The Street View in Google Maps recently included a number of new “ski resorts,” so you can tour some of the world’s most beautiful ski terrain right from your browser.
“Whether you’re planning your annual trip to your favorite resort or hunting for an exciting new adventure, Street View can transport you to your desired destination,” said Ryan Falor, Product Manager, Street View Special Collections.
Here is the ski lift of the world famous Squaw Valley, in northern California. Squaw Valley has been a ski destination since it hosted the Olympic Winter Games in 1960.
Here is a video demonstration of the new collection of ski resports:
You can take a tour of a few special collections of ski resorts in the Street View gallery.
In other Google Maps new, Kathryn Hurley, Developer Programs Engineer, Geo DevRel, ia blog post how the Fusion Tables was used to find a perfect home.
For those new, “Fusion Tables is a data management web application that makes it easy to view tabular data on a Google Map. Columns with location data, such as addresses, points, lines, or polygons, are automatically interpreted and mapped. The map features can be styled according to the data in your table. It’s also simple to share the map visualization with others.”
Per Hrley’s post:
“This was a great start, but what we really wanted was to quickly get a glimpse of this data on a map. All we had to do was select ‘Visualize > Map’ from the table menu and the data in the ‘Address’ column was geocoded (i.e. converted into latitude and longitude coordinates) and the markers were displayed on the map. Clicking on the markers showed additional information about the house pulled from our spreadsheet, including the pros, cons and ratings we inputted for each location.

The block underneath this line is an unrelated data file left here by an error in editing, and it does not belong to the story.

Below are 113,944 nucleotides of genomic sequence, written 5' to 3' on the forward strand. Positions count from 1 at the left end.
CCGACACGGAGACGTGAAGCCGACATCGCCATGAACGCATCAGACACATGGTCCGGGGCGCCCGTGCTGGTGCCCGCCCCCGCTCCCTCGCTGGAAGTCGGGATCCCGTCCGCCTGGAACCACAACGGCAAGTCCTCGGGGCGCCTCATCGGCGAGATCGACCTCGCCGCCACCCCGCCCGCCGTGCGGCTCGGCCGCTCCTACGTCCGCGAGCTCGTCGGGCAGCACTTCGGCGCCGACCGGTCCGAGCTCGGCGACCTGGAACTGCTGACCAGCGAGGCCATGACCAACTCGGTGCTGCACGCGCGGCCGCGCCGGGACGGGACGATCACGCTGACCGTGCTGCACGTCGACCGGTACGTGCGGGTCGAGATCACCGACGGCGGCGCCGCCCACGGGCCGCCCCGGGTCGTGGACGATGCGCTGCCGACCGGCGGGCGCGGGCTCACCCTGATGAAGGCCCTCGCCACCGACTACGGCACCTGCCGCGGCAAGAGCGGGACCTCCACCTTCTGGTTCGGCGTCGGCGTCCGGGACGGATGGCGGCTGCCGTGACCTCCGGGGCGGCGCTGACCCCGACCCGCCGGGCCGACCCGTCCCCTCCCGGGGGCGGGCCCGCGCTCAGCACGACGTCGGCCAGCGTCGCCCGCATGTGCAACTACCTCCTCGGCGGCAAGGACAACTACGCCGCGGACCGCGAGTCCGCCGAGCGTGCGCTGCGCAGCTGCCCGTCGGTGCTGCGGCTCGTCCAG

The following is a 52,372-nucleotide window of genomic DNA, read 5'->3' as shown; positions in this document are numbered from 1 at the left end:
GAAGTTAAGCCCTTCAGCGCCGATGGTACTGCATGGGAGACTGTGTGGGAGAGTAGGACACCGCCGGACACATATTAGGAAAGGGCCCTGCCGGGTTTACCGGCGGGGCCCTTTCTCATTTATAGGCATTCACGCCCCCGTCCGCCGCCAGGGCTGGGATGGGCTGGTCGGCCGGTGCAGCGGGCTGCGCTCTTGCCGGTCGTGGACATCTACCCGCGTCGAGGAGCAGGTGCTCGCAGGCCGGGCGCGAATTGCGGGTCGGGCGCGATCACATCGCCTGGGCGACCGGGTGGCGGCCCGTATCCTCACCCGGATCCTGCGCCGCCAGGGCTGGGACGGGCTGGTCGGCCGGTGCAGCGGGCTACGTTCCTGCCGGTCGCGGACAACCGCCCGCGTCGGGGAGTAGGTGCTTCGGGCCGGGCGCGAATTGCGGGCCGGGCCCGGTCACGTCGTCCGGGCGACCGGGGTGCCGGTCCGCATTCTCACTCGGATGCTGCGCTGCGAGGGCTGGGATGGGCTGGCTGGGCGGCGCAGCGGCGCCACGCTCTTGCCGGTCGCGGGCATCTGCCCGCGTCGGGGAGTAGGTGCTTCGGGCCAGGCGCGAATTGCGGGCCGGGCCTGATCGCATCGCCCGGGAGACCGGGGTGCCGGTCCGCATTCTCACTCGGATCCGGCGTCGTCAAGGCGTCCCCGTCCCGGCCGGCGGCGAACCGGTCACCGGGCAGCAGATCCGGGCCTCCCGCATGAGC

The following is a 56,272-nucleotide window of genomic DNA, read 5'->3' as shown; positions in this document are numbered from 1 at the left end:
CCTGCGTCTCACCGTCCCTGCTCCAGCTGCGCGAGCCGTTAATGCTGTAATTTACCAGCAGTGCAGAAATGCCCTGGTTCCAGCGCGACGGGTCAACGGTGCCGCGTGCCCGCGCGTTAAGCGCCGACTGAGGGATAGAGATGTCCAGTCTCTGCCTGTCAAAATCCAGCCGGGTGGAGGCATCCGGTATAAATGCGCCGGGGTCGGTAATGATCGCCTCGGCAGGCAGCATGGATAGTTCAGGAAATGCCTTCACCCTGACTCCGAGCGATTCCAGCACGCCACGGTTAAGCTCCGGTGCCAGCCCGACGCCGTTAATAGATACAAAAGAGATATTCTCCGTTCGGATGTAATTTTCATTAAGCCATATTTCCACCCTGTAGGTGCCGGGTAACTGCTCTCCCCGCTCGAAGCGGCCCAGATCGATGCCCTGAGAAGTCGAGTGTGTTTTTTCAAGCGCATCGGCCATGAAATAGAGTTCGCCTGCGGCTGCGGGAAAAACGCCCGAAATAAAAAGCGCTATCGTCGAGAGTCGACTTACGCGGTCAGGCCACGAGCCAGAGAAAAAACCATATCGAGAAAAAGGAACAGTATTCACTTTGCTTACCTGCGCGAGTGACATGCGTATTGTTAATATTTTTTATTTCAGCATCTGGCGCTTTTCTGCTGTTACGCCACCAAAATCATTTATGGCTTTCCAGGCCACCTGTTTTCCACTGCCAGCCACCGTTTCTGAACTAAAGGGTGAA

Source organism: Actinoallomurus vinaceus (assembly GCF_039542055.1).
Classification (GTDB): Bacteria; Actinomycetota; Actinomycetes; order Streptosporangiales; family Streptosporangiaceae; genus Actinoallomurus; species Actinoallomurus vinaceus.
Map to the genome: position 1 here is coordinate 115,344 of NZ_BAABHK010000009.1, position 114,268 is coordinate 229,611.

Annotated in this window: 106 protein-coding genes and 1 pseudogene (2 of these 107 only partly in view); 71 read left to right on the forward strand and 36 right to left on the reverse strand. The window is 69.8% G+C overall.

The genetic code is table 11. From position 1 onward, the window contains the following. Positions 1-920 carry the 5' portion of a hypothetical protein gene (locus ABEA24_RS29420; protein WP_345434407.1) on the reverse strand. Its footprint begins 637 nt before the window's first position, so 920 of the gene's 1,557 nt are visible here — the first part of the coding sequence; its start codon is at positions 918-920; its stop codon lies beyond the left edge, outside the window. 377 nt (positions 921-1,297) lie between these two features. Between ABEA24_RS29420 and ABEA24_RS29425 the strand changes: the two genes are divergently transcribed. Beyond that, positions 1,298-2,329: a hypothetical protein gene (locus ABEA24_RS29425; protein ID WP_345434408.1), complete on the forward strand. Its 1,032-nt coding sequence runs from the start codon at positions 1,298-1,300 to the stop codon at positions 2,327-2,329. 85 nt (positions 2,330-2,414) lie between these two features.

Fusion Tables also allow you to style the features on the map according to data in a numerical column in the table. We had the perfect column to use for this purpose: the ‘Total Rating’ column!
In order to color code the map markers by their ‘Total Rating’ score, we customized the icons based on a range of scores, with red representing the lowest scores, yellow show mid-range scores and green showing the houses with the highest combined rating. After saving these new settings, the map markers were immediately styled:Our new map made it much easier to see what locations we were most interested in (the house just south of Redwood City) and the neighborhoods of low interest (those that were closer to the bay or hills).
Our map helped the realtor to refine her selection of homes she showed us.”